Equestrian Sports Bring Economic Boost to the Area

Aerial view of Tryon International Equestrian Center RS

The Tryon International Equestrian Center, near Mill Spring, North Carolina, recently announced that it has been chosen to be the location of the 2018 FEI World Equestrian Games September 10 through 23, 2018. FEI attributed their decision to North Carolina’s infrastructure and the state-of-the-art facilities found at Tryon International. This will have far reaching consequences for the area and could be considered a major coup for North and South Carolina. “We are thrilled with this news and thank the FEI Bureau for having faith in us and entrusting us with the honor of hosting this prestigious event,” Mark Bellissimo said (Bellissimo is managing partner of Tryon Equestrian Partners). “It’s a really great fit for the Carolinas’ equestrian heritage, and we look forward to working closely with the FEI and with the USEF to produce a tremendous FEI World Equestrian Games in 2018.”

“I am confident that North Carolina will host the best games yet before the eyes of the world,” said Governor McCrory. “With the potential to be the largest sporting event in our state’s history, we look forward to welcoming competitors and spectators from around the world. This announcement will be a significant boost to North Carolina’s rapidly growing economy.”

TIEC has already become a welcomed economic engine for the region. The impact has had a far reaching effect on many businesses. The future impact of the Games will undoubtedly extend up to and beyond Charlotte, Asheville, Hickory in North Carolina and Greenville and Spartanburg in South Carolina. Equestrian enthusiasts from over 70 countries trek to WEG host cities every four years to cheer on athletes from their native countries, much like the Olympic Games. In addition, TEP estimates it will invest an additional $100 million dollars over the next two years during phase two of its development, which is primarily focused on resort amenities including lodging and hospitality elements.

Every four years, halfway between sets of consecutive Summer Olympic Games, the FEI (Fédération Equestre Internationale, the worldwide governing body of equestrian sport) World Equestrian Games are held. The Games is the major international championship event for the eight core equestrian disciplines of show jumping, dressage and para-equestrian dressage, eventing, driving, endurance, vaulting and reining. Riders and horses competing at WEG go through a rigorous selection process, and each participating country sends teams that have distinguished themselves through competition as the nation’s best in each respective discipline.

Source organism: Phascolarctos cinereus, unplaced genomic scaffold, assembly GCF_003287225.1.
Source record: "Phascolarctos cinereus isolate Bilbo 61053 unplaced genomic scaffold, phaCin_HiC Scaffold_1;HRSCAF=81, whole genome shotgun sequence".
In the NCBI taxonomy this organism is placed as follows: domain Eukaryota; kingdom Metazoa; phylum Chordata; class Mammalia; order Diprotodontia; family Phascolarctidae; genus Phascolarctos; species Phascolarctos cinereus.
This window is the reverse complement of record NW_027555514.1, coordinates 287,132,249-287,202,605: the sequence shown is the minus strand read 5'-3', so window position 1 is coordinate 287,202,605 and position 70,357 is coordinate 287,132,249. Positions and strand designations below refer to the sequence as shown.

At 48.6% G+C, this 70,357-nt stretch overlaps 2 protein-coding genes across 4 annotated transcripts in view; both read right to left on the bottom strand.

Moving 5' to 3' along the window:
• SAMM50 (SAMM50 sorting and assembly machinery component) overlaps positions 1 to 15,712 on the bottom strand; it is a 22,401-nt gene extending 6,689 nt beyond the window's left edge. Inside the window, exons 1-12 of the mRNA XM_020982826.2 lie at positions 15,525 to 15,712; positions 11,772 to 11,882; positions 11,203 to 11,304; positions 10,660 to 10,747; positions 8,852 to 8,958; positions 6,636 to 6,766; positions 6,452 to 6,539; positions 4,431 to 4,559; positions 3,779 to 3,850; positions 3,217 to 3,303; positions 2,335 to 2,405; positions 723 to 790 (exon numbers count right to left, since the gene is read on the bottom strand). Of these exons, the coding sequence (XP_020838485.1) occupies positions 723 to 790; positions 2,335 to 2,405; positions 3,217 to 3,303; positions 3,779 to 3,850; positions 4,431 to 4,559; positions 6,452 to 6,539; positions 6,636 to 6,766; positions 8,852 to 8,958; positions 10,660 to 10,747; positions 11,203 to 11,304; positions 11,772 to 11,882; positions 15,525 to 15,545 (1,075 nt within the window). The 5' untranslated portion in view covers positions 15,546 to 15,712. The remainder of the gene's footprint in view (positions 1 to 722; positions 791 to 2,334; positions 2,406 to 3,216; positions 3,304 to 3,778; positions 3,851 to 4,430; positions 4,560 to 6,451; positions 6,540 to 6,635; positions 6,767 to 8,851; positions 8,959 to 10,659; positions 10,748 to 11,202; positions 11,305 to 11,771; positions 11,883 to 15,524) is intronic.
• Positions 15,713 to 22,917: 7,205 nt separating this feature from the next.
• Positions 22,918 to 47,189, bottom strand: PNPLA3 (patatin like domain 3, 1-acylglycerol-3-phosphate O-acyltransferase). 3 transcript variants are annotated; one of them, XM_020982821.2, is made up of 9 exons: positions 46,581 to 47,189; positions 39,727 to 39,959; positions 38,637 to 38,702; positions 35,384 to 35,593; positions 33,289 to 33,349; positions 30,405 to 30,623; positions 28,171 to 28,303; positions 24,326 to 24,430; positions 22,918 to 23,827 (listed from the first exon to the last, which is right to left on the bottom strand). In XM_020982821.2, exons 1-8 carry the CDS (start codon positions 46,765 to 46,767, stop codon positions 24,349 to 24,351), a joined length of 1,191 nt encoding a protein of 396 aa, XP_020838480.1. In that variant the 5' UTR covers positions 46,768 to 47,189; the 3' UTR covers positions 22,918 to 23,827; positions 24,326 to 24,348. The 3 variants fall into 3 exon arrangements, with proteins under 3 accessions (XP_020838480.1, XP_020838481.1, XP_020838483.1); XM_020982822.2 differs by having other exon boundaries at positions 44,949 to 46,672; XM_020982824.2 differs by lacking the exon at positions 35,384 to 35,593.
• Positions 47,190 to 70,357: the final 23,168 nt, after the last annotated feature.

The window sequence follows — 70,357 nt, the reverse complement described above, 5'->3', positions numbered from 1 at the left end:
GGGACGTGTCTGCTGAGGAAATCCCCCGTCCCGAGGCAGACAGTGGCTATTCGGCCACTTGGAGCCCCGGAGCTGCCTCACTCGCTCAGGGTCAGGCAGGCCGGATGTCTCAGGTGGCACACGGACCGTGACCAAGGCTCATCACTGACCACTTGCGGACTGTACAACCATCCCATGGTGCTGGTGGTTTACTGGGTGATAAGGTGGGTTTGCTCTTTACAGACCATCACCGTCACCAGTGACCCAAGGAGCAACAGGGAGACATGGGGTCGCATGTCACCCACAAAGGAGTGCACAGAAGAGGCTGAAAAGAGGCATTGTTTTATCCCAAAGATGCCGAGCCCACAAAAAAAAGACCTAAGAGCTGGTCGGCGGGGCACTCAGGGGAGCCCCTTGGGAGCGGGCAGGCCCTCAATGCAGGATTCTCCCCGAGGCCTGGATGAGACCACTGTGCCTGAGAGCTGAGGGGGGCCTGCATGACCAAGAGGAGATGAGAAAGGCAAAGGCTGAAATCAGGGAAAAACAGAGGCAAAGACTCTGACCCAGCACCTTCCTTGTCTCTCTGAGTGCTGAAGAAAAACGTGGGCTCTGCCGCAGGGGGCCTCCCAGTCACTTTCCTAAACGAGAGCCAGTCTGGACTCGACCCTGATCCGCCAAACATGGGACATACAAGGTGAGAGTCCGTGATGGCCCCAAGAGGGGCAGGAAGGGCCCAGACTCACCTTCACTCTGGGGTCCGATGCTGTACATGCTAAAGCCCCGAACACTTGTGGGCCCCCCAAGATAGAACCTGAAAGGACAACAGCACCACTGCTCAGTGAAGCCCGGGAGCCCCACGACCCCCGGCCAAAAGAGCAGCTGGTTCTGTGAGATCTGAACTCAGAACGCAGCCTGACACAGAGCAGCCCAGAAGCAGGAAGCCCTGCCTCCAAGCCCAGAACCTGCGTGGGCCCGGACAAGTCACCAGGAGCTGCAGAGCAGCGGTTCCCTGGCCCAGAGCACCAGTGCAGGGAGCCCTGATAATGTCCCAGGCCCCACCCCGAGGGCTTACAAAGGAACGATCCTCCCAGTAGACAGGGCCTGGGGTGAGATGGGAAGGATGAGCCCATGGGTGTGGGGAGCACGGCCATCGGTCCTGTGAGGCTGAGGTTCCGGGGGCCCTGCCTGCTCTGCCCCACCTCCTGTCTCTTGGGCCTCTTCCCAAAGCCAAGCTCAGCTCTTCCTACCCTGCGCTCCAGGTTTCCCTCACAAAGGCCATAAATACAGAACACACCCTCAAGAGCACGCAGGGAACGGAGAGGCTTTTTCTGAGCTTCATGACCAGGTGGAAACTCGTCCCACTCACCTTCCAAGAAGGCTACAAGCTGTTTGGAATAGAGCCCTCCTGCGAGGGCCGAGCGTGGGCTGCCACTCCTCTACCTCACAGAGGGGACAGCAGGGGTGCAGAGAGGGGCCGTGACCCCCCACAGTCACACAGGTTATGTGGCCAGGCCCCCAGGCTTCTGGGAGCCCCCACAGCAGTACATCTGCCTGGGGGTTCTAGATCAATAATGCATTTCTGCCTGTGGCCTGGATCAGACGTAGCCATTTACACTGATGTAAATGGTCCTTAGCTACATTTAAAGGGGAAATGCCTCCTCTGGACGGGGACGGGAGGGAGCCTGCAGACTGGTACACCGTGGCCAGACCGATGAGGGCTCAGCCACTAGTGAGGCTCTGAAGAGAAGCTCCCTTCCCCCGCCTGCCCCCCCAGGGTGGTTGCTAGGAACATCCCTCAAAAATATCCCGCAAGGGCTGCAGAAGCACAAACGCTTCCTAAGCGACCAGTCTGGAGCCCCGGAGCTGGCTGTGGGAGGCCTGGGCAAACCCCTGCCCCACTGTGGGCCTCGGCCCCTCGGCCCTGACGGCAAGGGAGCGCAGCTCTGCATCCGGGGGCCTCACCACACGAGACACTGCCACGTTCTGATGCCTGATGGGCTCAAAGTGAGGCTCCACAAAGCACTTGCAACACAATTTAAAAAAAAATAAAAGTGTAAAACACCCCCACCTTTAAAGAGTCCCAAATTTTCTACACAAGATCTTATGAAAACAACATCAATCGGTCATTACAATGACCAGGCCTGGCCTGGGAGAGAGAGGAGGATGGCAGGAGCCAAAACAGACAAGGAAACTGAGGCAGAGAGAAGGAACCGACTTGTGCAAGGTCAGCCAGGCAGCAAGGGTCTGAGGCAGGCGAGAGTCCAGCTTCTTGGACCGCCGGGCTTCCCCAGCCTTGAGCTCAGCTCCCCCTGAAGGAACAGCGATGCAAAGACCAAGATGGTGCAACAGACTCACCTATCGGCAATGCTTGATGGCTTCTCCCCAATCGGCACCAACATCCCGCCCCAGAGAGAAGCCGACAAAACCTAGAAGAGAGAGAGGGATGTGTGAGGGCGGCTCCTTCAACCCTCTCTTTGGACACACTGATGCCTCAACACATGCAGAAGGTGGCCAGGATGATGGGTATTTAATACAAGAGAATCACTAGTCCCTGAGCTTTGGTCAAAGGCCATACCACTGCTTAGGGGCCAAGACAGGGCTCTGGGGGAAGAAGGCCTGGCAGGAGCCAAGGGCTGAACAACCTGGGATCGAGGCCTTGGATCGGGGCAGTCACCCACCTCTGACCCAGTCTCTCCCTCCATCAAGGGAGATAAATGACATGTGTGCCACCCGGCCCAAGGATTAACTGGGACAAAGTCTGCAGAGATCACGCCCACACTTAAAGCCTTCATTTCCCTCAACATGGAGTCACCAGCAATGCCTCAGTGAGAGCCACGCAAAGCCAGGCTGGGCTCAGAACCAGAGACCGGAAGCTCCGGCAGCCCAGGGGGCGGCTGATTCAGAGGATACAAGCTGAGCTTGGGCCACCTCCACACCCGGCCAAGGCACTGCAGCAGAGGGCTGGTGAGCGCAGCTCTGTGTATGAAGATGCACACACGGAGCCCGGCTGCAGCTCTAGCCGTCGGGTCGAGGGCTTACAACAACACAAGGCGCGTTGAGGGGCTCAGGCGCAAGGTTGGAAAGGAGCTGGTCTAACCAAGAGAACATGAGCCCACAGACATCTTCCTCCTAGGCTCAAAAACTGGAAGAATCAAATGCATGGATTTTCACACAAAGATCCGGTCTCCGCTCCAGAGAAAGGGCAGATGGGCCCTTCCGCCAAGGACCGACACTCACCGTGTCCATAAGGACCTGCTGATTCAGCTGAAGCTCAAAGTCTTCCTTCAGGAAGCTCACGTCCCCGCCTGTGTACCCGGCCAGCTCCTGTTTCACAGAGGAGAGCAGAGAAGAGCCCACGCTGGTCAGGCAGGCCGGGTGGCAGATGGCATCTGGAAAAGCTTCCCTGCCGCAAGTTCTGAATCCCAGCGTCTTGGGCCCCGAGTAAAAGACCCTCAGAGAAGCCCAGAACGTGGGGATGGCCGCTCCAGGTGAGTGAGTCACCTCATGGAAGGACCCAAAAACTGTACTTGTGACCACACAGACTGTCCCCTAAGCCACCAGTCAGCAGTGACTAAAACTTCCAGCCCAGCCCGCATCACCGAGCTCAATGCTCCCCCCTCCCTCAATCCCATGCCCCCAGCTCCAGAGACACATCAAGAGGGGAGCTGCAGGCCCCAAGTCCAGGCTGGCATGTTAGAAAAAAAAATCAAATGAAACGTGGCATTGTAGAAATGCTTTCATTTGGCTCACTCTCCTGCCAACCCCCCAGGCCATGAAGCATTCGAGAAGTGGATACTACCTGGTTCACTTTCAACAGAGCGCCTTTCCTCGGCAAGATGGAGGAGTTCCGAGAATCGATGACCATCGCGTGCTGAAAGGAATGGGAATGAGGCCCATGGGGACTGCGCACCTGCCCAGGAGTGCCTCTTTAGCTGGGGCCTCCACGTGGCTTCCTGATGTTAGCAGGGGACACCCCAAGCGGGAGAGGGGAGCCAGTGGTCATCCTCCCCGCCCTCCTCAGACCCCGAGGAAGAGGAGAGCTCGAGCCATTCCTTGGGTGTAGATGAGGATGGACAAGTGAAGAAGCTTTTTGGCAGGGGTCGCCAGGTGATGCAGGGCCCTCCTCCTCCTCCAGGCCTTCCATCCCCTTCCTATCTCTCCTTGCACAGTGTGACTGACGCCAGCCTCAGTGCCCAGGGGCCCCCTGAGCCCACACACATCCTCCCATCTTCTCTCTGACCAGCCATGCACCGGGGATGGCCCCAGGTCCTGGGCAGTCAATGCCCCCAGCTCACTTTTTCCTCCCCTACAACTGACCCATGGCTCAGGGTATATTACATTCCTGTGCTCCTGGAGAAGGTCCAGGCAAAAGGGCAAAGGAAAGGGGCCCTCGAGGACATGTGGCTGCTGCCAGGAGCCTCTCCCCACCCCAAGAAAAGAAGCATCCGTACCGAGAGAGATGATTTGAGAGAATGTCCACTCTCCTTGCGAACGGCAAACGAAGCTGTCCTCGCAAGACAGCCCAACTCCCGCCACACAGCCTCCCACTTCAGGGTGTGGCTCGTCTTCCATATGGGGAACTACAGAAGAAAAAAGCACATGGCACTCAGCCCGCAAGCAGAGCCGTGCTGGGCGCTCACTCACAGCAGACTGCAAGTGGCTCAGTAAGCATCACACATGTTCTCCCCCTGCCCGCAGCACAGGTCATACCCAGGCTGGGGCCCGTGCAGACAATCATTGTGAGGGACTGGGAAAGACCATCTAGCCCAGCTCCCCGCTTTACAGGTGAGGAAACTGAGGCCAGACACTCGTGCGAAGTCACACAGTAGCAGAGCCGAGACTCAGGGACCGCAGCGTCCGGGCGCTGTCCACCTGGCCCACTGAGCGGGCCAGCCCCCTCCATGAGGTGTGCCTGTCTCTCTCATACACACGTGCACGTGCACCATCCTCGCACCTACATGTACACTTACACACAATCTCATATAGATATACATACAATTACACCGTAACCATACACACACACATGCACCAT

Two years ago, the Games were hosted by Normandy, France. The 14-day event had a local economic impact of $414 million or 368 million euros and attracted more than 500,000 spectators from over 70 countries for the 14-day event. In 2010 it was held in Lexington, Kentucky, at the Kentucky Horse Park which was the first time the World Equestrian Games have been held outside of Europe.

Two years ago Tryon Equestrian Partners (TEP) broke ground on the 1,600-acre Tryon Resort, which expands into both Mill Spring and Tryon, NC, and includes the Tryon International Equestrian Center. TEP has invested over $125 million dollars over the last two years creating the Tryon Resort, which aspires to be a premiere equestrian lifestyle destination. Mark Bellissimo, managing partner of Tryon Equestrian Partners, is also the managing partner and largest shareholder of Equestrian Sport Productions, an organization with more than 150 full-time staff and 1,000 part-time staff.

FEI President Ingmar de Vos said. “The Tryon team submitted a really impressive bid, and we have every confidence in the organizing committee. It’s a truly spectacular venue and almost all the necessary infrastructure for our eight disciplines is already in place. We are looking forward to a fantastic celebration of top level sport as all the disciplines come together to crown their world champions at the Games in two years’ time.”

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